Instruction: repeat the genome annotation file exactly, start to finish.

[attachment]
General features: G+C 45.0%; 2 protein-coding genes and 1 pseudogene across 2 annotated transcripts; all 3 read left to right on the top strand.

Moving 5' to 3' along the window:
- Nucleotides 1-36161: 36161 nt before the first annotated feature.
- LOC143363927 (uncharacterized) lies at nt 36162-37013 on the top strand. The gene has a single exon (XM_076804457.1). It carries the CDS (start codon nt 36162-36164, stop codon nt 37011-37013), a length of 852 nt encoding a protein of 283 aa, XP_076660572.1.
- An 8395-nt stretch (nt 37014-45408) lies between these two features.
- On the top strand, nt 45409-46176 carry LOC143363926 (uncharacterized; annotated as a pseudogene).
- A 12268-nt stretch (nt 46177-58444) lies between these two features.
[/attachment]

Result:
General features: G+C 45.0%; 2 protein-coding genes and 1 pseudogene across 2 annotated transcripts; all 3 read left to right on the top strand.

Moving 5' to 3' along the window:
- Nucleotides 1-36161: 36161 nt before the first annotated feature.
- LOC143363927 (uncharacterized) lies at nt 36162-37013 on the top strand. The gene has a single exon (XM_076804457.1). It carries the CDS (start codon nt 36162-36164, stop codon nt 37011-37013), a length of 852 nt encoding a protein of 283 aa, XP_076660572.1.
- An 8395-nt stretch (nt 37014-45408) lies between these two features.
- On the top strand, nt 45409-46176 carry LOC143363926 (uncharacterized; annotated as a pseudogene).
- A 12268-nt stretch (nt 46177-58444) lies between these two features.